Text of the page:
Building Mormonism: History and Controversy in the Architecture of the Latter-day Saints

AT SOME POINT in the last 50 years of daily Washington Capital Beltway traffic updates, reporters stopped saying the “Mormon Temple” and just called it the “Temple.” As there is no other temple of glowing white marble and stained glass, with a gilded angel towering 288 feet above the crest of a forested hill next to the heavily traveled freeway, this causes no confusion. No doubt, it also pleases leaders of the Church of Jesus Christ of Latter-day Saints, who in 2018 formally requested that the name “Mormon” be discontinued as a shorthand reference that distracted from Jesus Christ. (The nickname “Mormon,” which had long been embraced by the Church, derives from The Book of Mormon, an ancient scripture delivered to Church founder Joseph Smith by an angel in 1823. Critics of Smith had originally used it as a slur.)

The D.C. temple’s design—a futuristic variation on the Church’s iconic six-spired temple at its Salt Lake City headquarters—clearly proclaims its affiliation. By building a massive temple in Washington, D.C., in the late 1960s, the religious organization long associated with Utah not only declared its return to its historic roots “back East,” it also claimed a place in the capital of the free world, asserting itself as both an American and a global religion.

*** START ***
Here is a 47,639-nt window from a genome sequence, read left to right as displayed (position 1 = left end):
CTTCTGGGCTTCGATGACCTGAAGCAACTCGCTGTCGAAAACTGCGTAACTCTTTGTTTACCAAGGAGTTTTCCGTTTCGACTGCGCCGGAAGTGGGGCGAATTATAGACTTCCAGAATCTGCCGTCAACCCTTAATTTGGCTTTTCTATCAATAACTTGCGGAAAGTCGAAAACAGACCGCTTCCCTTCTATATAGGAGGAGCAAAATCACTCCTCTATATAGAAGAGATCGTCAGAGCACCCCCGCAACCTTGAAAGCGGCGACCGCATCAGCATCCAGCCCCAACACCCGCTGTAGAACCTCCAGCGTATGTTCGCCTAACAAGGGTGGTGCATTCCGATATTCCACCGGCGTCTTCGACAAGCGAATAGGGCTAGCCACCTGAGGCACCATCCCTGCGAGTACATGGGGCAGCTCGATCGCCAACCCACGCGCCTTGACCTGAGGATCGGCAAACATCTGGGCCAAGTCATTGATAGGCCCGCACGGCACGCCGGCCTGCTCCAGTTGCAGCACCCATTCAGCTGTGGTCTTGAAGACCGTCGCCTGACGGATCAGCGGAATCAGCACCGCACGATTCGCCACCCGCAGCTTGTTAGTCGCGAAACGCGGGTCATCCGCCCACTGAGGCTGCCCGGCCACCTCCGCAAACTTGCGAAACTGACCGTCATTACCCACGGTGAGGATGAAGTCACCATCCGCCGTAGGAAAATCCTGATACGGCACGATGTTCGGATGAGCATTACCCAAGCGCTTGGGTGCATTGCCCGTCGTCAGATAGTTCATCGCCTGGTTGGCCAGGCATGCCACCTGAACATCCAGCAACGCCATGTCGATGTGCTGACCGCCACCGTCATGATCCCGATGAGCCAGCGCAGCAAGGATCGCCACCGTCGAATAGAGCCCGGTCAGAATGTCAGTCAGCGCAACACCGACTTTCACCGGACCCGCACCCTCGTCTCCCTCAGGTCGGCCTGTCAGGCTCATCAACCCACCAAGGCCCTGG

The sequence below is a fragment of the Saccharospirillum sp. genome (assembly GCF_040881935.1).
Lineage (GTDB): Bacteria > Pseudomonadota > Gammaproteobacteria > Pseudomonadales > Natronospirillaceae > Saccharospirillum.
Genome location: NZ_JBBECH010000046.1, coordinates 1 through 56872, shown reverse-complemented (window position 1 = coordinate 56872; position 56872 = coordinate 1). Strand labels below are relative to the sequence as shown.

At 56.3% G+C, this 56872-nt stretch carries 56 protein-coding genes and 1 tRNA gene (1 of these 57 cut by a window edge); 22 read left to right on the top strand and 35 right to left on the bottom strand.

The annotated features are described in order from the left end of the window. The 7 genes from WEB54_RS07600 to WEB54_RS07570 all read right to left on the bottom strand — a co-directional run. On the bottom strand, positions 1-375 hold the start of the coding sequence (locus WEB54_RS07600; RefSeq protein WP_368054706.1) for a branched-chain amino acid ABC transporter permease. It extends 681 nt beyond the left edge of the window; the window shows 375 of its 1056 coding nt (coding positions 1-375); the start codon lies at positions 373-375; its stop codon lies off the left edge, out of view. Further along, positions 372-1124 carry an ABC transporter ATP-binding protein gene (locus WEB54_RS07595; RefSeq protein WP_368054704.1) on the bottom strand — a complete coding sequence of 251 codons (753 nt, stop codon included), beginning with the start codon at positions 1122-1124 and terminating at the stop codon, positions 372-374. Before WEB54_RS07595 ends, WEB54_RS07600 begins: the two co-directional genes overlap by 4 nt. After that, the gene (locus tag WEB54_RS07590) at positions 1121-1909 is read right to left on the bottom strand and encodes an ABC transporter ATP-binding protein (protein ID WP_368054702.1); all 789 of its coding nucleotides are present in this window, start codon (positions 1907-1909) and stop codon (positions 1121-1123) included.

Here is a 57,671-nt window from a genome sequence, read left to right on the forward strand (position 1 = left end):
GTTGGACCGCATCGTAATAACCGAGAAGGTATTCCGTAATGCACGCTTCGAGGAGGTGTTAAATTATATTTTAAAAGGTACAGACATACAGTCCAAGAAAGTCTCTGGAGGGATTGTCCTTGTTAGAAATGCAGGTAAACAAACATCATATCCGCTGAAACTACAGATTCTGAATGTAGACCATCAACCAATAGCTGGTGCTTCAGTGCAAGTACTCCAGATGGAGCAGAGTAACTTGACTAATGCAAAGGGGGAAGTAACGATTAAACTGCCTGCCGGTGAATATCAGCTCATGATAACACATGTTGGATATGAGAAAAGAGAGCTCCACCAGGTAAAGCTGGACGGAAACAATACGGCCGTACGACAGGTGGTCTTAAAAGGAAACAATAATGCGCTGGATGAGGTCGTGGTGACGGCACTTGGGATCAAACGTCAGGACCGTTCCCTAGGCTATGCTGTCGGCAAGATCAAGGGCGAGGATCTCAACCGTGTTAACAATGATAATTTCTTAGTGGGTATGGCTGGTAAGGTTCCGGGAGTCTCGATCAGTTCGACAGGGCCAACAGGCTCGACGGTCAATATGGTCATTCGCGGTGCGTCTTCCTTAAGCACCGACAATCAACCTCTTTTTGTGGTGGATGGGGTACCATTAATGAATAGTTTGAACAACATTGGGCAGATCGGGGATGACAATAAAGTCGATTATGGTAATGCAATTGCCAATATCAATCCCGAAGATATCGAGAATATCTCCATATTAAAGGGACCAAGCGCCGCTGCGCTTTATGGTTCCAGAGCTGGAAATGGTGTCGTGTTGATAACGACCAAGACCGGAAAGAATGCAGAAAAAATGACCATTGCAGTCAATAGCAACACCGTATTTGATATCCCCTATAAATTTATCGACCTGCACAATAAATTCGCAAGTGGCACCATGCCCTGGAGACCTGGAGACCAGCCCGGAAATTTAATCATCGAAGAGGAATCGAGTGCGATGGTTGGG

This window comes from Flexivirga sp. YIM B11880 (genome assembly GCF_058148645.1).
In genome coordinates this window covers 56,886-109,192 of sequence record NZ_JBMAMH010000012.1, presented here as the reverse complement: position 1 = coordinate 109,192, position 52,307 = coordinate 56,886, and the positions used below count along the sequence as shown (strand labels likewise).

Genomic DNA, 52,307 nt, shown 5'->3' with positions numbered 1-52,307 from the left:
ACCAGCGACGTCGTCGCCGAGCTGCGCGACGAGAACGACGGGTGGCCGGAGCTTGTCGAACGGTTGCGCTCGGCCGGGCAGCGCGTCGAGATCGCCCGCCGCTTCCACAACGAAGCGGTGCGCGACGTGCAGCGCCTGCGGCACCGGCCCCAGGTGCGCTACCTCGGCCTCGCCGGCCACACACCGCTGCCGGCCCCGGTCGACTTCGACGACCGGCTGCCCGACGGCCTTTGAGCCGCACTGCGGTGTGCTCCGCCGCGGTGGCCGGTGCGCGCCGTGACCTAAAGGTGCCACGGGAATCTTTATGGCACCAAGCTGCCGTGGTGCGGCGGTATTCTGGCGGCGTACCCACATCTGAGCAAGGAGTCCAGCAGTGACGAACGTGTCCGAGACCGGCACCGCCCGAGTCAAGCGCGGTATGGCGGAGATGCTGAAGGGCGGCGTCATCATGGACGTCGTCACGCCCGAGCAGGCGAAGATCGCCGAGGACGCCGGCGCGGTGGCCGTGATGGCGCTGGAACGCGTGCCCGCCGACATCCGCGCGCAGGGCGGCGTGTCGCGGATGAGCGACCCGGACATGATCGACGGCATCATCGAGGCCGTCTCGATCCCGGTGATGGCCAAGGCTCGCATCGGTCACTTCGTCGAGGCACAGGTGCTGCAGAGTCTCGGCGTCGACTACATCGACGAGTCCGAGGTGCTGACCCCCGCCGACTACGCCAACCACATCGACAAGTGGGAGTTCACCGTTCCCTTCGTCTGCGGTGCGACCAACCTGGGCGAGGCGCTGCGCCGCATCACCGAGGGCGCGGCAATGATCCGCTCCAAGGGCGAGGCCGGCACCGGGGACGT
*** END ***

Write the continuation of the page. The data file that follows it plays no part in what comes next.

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It is remarkable that a church with the end of the world right in its name—the “latter days” immediately precede the Second Coming of Jesus—is currently grappling with its own material and spiritual history. Just before the D.C. Temple was dedicated in 1974, the Church literally threw open the doors of the 16th “House of the Lord” to curious politicians, dignitaries, and the public. (Unlike meetinghouses, which are open to all, temples ordinarily admit only baptized members who have received the approval of local church leaders.) Some 750,000 people visited the temple during that monthlong open house, making it a publicity jubilee for the missionary-minded institution. The D.C. Temple opened its doors to all again this past spring, after three years of renovation and two years of COVID-related delay. This time, 350,000 people visited in person, and hundreds of thousands more watched video walkthroughs online.

An aerial view shows a giant white temple towering over a highway and surrounded by an expanse of trees.
Carol M. Highsmith: Aerial of the Mormon Temple in Kensington, Maryland, 1980, color transparency, 4 by 5 inches.

The Church is putting temples, which long had a reputation as being secretive and exclusionary, at the center of its future, and it wants everyone to notice. These events present an opportunity to explore how the Church’s distinct architectural identity has reflected its evolving culture and mission throughout its 200-year history. Since 1974, the Church has grown from 3 million members who were primarily white residents of the western United States, to almost 17 million members in 31,000 congregations around the world. More than half the Church’s congregants now live outside the US. It took 150 years to build the first 18 temples (including two that were abandoned or destroyed); these days, the Church announces that many new ones every six months. There are 300 temples currently in operation or under construction, including several historic temples undergoing major renovation.